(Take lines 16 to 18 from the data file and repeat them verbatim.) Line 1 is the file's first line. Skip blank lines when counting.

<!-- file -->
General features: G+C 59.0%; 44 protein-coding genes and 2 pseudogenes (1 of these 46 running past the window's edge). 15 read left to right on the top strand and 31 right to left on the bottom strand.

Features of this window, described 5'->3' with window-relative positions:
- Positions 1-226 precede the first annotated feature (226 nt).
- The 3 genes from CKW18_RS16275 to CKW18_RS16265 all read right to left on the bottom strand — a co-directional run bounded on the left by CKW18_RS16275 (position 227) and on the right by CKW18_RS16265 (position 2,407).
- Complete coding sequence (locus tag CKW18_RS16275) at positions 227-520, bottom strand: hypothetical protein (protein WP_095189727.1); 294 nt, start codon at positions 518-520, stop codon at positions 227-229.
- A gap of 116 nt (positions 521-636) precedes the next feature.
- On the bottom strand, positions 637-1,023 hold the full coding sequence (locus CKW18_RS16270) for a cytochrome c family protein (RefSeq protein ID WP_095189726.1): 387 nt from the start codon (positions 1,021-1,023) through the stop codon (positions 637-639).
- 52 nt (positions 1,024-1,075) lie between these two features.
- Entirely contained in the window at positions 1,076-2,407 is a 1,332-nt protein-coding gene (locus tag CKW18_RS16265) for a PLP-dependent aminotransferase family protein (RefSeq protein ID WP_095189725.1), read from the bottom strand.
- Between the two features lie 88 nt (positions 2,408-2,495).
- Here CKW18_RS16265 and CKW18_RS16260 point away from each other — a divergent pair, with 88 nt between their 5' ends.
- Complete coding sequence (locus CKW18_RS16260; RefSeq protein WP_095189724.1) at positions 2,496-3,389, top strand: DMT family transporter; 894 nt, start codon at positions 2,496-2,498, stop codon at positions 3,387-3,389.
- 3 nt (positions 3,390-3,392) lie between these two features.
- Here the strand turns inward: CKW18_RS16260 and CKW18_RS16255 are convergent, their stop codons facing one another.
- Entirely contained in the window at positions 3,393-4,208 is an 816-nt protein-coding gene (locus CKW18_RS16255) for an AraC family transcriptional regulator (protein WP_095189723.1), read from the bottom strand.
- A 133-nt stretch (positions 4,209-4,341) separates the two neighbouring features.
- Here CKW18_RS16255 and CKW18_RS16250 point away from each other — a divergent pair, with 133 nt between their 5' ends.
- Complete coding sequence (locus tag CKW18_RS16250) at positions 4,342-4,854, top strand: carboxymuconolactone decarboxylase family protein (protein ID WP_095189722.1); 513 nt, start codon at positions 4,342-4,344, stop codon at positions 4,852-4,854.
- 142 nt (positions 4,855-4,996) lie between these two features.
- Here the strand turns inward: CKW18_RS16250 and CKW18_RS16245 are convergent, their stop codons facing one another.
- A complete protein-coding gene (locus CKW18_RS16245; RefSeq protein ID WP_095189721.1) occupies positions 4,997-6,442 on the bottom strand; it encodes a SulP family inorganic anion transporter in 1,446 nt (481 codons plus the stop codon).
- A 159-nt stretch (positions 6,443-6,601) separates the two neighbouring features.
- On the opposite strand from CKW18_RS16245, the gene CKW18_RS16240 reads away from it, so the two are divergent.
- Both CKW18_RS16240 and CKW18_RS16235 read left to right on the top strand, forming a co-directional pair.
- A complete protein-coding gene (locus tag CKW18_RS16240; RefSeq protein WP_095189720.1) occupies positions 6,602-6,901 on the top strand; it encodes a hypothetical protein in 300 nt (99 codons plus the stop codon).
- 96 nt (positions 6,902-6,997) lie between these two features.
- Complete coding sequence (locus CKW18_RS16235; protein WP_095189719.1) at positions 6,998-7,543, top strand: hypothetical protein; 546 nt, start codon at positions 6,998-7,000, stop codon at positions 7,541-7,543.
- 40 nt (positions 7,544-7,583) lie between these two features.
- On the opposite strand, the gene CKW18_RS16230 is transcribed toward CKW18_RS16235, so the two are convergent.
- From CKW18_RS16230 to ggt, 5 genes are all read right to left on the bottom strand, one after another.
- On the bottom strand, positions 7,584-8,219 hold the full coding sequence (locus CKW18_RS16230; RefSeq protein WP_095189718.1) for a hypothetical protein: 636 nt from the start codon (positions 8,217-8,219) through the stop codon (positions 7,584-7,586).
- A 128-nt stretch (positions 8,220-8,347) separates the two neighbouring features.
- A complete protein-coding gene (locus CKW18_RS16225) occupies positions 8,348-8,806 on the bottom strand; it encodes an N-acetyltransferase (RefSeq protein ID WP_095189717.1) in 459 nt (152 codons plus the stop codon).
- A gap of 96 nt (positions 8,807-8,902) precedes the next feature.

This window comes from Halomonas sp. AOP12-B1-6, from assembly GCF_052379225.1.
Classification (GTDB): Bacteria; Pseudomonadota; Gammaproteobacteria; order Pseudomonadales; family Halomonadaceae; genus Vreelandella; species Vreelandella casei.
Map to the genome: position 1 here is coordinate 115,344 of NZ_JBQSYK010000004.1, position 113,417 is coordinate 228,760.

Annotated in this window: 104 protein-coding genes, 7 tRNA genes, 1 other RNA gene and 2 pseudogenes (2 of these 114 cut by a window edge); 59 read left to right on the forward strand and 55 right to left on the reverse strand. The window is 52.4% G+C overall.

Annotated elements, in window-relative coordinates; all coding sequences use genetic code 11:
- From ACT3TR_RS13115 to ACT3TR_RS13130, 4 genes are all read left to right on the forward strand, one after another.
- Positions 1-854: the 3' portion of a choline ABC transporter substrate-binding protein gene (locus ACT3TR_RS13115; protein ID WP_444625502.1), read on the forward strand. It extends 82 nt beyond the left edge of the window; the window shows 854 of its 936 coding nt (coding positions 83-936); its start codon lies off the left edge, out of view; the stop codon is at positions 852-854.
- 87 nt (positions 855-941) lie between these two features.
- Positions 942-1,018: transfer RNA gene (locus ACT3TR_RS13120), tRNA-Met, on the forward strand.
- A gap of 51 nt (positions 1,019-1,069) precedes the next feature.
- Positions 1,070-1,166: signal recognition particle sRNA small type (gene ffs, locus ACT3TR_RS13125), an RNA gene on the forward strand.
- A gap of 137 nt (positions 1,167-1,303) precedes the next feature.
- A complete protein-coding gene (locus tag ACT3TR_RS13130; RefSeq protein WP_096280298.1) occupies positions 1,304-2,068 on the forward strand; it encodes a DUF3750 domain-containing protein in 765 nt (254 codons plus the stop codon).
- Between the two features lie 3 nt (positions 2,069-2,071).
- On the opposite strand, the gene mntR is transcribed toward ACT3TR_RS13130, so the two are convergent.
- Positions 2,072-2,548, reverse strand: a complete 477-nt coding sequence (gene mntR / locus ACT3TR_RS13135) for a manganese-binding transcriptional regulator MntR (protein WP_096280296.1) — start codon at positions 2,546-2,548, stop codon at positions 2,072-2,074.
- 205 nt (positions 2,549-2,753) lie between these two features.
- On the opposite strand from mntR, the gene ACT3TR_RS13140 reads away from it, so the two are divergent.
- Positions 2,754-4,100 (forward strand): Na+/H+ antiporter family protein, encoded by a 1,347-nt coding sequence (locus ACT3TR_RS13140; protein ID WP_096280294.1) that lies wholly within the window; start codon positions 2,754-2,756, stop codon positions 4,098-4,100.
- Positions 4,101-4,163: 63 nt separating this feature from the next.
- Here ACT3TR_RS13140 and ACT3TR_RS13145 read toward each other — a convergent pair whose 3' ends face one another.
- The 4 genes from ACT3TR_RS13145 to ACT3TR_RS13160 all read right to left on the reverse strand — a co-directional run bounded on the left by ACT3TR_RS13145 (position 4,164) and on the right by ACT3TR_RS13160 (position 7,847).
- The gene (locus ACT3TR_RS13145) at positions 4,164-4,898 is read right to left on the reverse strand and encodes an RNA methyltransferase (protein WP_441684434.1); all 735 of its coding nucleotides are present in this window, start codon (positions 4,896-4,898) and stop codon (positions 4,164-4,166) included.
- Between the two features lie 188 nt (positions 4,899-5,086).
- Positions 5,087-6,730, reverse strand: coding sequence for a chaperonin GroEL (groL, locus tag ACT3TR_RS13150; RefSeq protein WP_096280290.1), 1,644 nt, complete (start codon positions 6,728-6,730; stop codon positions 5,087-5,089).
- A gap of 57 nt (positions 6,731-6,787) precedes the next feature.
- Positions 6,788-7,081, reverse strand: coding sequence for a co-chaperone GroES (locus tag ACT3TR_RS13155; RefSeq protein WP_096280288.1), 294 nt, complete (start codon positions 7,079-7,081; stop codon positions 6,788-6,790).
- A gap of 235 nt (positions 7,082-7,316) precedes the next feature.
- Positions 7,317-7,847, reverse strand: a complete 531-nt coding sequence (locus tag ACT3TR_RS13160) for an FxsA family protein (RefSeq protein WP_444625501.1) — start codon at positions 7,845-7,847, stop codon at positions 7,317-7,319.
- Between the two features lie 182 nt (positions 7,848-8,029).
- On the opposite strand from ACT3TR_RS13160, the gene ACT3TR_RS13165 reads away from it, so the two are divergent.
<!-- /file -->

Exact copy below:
- A 133-nt stretch (positions 4,209-4,341) separates the two neighbouring features.
- Here CKW18_RS16255 and CKW18_RS16250 point away from each other — a divergent pair, with 133 nt between their 5' ends.
- Complete coding sequence (locus tag CKW18_RS16250) at positions 4,342-4,854, top strand: carboxymuconolactone decarboxylase family protein (protein ID WP_095189722.1); 513 nt, start codon at positions 4,342-4,344, stop codon at positions 4,852-4,854.